Scientists wrestle 100-pound snakes, wade through swamps, perform delicate surgery, and fly in small planes searching for Burmese pythons hiding and multiplying in southern Florida.
The baleful python on the cover will draw readers in, and Messner’s recurring descriptions of the snake-catchers in action will keep them engaged. She introduces the team from the Conservancy of Southwest Florida with an account of a tracking expedition. She explains why South Florida is a “perfect home” for these large predators and how the scientists capture snakes, implant radio transmitters, release them, and then follow them in the wild to find other pythons. She notes their affection for the snakes as well as their sadness that part of their job involves euthanizing females in an effort to keep this invasive apex predator from eating nearly everything else living in the delicate Florida ecosystem. She places this campaign in the context of worldwide efforts against invasive species. Well-captioned photographs, maps, and diagrams break up the text and add information. Videos of some of the episodes described are available via QR codes scattered throughout. In a page of profiles of the participating scientists (two men, two women, all apparently white), all four are shown holding huge snakes. This fascinating example of field biology holds its own against the exemplary Scientists in the Field series.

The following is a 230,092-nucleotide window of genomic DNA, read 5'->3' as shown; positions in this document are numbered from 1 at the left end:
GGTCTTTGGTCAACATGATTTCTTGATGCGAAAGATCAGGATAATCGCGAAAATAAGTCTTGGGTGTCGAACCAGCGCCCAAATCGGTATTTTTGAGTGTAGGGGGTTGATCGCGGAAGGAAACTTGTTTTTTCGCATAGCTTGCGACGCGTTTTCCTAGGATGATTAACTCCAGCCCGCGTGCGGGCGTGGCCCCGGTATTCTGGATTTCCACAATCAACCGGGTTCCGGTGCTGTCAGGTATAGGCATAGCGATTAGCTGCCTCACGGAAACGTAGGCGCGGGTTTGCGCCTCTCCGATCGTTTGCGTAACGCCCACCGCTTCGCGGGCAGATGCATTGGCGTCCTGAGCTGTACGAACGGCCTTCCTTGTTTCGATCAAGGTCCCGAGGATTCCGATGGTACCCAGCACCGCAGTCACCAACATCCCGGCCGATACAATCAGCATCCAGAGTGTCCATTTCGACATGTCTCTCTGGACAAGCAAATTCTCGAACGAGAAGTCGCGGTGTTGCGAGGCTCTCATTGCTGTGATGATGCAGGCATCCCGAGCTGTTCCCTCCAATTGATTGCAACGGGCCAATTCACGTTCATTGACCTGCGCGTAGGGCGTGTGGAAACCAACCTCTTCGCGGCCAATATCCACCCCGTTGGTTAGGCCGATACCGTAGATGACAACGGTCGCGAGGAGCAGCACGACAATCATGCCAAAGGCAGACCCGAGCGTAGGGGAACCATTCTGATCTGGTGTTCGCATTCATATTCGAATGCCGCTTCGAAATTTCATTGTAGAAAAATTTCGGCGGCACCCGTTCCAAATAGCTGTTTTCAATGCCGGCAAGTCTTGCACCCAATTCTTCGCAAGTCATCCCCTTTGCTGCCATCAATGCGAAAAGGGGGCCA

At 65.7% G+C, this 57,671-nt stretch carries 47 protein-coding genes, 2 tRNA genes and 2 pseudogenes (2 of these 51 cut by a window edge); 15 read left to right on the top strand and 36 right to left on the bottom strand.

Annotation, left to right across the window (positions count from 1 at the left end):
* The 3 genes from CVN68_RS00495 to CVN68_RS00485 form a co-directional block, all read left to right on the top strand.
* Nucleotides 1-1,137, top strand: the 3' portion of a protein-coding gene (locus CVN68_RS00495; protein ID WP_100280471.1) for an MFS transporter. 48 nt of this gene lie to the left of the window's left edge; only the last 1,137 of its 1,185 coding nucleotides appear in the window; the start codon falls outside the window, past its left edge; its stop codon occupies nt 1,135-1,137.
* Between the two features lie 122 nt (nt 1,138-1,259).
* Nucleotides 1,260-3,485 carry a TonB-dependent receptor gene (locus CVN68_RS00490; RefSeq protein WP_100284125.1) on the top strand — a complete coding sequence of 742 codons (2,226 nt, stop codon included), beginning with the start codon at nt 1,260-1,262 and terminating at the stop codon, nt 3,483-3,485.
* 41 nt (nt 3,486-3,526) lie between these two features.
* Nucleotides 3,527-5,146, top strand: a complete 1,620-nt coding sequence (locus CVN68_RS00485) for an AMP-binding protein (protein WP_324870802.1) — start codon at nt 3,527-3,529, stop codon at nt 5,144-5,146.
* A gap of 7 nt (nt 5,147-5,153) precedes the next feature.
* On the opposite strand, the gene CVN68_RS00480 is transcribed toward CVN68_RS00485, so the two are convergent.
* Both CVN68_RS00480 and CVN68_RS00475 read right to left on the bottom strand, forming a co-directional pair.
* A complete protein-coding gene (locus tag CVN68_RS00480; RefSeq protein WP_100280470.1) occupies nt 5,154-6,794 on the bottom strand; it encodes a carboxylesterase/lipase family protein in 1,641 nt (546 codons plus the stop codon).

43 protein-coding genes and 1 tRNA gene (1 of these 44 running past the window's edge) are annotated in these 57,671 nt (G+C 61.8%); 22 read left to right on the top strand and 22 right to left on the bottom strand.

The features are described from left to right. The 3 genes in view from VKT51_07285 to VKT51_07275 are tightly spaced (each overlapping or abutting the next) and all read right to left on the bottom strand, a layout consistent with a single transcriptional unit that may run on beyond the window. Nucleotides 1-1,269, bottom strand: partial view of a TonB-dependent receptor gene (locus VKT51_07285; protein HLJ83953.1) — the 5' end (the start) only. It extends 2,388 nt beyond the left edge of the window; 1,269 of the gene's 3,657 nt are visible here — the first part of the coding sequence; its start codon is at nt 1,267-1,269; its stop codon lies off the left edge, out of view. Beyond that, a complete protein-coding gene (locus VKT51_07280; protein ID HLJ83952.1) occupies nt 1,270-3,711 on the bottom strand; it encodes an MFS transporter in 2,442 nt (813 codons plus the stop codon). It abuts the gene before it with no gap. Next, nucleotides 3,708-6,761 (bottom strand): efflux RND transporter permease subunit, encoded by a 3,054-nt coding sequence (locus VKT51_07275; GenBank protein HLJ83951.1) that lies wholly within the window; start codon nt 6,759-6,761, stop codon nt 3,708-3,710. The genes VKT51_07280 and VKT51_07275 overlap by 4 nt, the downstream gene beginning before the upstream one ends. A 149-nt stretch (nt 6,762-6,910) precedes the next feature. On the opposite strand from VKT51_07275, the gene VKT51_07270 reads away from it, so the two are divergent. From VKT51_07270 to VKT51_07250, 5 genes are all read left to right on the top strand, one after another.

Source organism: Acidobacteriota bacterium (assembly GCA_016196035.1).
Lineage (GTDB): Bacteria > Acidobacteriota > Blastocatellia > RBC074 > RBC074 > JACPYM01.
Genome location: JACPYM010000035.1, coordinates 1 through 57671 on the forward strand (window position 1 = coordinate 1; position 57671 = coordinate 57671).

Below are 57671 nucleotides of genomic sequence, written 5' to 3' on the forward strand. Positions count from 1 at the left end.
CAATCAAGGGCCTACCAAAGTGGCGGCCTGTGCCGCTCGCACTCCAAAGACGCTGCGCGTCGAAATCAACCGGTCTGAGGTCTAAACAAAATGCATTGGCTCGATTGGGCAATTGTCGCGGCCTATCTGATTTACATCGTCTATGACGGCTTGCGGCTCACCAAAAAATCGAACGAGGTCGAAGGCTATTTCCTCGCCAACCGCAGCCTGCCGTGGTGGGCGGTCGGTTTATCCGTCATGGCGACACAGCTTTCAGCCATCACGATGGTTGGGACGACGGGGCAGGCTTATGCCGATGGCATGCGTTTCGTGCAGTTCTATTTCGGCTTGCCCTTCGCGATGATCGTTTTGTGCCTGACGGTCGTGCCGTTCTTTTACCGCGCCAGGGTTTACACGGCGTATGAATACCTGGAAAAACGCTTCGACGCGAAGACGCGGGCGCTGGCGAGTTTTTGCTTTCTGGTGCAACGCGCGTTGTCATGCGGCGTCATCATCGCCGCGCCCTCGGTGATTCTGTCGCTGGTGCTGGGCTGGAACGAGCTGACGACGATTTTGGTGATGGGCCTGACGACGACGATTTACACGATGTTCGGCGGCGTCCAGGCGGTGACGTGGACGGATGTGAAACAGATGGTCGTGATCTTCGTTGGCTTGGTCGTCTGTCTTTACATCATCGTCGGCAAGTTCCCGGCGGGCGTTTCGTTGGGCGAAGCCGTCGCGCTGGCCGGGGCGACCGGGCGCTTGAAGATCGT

Who knew that snake science could be so adventurous? (author’s note, invasive species most wanted list, timeline, glossary, source notes, bibliography, further reading, index, photo acknowledgments) (Nonfiction. 9-14)